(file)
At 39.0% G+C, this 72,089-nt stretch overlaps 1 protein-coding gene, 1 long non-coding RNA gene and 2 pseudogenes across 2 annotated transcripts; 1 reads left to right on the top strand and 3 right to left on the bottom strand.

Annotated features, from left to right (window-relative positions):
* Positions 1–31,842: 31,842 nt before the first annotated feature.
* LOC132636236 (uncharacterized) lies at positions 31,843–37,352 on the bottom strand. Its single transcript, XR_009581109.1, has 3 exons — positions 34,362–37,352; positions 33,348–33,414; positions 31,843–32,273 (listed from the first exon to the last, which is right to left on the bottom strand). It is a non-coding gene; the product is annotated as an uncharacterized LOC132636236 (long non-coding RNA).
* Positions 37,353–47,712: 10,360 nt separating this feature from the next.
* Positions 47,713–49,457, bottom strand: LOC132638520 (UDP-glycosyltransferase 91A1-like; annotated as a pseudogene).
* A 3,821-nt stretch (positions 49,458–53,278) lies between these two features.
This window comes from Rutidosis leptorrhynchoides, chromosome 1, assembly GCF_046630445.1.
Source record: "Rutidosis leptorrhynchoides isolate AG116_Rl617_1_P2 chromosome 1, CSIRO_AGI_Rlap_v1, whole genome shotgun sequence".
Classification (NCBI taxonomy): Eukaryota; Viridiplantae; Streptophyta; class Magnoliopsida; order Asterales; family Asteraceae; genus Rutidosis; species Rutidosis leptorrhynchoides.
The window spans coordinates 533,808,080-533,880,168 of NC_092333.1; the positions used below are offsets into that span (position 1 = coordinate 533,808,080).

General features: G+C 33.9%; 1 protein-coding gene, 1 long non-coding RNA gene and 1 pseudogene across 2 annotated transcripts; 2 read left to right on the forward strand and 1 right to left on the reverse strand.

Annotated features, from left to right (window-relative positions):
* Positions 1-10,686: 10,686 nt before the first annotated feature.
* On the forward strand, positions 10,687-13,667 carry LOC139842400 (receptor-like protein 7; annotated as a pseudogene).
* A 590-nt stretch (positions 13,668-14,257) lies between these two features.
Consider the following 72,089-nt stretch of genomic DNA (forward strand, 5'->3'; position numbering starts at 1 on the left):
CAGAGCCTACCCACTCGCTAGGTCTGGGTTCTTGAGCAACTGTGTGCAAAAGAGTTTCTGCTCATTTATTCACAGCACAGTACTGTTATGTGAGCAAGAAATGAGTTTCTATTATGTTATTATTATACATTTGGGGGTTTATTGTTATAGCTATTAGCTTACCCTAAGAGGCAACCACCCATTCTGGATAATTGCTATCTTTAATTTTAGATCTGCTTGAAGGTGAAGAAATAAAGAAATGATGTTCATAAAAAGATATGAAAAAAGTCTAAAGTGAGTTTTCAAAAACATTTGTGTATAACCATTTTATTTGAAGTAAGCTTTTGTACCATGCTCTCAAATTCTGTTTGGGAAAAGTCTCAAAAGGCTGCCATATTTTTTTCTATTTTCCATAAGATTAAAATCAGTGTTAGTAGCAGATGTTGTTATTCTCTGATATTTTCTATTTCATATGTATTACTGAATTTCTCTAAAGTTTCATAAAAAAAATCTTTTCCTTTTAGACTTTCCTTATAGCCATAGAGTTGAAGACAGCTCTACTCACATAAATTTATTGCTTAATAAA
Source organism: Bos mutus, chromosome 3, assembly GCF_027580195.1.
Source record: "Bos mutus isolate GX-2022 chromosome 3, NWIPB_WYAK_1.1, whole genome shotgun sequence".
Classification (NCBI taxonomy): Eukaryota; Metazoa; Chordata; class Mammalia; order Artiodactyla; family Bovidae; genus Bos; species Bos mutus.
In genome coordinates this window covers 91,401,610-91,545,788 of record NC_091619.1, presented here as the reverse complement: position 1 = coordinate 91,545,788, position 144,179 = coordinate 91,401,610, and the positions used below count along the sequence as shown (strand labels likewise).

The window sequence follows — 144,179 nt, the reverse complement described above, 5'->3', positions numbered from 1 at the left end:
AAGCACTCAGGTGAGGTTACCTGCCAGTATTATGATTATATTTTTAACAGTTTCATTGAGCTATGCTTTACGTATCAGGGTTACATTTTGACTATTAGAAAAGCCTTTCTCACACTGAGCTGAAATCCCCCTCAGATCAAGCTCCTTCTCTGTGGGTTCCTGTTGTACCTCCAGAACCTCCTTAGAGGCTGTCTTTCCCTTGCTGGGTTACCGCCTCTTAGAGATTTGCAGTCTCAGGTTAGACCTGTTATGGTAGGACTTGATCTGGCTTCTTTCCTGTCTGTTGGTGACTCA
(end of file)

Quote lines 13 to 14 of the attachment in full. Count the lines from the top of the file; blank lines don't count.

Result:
Annotated features, from left to right (window-relative positions):
* Positions 1-10,686: 10,686 nt before the first annotated feature.